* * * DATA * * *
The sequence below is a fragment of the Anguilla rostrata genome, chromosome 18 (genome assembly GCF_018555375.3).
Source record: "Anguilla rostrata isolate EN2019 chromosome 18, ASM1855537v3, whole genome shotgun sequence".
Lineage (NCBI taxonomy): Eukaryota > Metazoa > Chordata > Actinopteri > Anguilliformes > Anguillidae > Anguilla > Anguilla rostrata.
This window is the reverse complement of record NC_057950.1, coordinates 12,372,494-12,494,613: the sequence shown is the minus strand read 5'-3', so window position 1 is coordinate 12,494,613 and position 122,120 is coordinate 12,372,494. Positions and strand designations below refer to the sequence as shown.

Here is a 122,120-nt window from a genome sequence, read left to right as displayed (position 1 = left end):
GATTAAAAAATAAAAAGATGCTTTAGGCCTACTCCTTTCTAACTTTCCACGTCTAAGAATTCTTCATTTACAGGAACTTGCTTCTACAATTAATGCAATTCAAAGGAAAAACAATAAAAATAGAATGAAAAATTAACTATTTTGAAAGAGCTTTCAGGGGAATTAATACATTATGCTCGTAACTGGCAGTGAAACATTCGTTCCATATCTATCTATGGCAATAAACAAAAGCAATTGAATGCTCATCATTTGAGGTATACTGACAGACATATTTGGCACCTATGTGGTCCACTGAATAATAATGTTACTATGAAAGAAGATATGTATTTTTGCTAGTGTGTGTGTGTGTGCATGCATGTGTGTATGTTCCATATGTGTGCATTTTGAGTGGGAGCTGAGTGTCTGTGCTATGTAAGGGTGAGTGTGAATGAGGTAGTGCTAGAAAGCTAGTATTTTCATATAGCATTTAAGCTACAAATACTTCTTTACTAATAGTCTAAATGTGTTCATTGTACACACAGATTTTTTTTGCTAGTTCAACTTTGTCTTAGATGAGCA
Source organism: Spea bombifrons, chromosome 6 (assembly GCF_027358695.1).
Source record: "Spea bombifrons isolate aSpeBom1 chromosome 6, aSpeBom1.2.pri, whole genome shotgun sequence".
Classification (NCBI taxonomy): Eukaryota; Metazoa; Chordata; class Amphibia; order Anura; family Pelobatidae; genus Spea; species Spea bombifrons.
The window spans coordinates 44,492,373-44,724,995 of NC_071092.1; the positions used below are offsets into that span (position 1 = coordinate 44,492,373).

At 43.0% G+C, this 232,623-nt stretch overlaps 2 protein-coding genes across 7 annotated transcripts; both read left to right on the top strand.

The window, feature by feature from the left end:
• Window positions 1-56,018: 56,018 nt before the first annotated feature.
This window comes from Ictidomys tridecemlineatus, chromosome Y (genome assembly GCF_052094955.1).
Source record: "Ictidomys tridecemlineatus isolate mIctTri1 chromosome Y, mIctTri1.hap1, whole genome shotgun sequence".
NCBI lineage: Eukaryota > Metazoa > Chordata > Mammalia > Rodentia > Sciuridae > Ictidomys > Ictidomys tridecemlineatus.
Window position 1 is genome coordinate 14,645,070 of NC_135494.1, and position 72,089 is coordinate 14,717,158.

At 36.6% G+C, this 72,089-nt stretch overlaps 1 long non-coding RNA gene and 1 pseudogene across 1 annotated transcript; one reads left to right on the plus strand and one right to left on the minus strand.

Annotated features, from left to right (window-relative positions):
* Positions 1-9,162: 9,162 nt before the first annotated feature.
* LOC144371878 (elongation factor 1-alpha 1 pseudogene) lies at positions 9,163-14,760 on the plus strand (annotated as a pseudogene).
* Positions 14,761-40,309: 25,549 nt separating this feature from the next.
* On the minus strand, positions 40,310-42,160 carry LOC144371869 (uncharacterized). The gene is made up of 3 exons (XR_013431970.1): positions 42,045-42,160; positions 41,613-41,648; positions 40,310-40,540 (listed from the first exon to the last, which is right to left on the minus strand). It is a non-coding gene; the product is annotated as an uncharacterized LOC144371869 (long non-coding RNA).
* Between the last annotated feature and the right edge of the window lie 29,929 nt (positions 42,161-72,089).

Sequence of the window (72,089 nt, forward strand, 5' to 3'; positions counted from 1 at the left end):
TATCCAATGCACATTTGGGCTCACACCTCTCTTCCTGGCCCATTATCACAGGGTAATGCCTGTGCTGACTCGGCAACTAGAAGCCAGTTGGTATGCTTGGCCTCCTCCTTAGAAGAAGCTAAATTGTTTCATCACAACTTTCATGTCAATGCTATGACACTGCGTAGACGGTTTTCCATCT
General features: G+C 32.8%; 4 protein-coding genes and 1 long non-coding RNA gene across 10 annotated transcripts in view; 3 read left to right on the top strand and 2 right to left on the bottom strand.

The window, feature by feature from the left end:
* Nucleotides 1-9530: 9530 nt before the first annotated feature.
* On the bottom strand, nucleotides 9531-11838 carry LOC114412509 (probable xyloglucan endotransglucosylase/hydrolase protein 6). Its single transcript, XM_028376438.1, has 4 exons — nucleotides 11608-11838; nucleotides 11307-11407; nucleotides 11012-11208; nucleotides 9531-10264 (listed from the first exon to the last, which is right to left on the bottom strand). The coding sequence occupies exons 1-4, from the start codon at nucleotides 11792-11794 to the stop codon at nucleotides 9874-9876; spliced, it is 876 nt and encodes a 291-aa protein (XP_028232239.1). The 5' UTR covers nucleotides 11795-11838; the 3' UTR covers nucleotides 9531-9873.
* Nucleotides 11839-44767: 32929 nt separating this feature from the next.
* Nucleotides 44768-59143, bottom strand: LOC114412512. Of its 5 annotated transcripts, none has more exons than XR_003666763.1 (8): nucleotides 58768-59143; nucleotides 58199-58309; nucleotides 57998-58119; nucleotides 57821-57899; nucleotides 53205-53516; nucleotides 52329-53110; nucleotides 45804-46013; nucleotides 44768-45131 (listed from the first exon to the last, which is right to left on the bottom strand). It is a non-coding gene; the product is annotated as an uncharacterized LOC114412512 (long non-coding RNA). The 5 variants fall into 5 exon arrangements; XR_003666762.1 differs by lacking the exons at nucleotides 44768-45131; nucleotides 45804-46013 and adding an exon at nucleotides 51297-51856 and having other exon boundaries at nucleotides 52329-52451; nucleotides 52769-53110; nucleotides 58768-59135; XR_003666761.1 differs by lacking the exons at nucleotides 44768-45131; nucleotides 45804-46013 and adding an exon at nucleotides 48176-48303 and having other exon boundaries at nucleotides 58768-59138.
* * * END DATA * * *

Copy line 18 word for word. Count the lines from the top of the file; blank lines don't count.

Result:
At 36.6% G+C, this 72,089-nt stretch overlaps 1 long non-coding RNA gene and 1 pseudogene across 1 annotated transcript; one reads left to right on the plus strand and one right to left on the minus strand.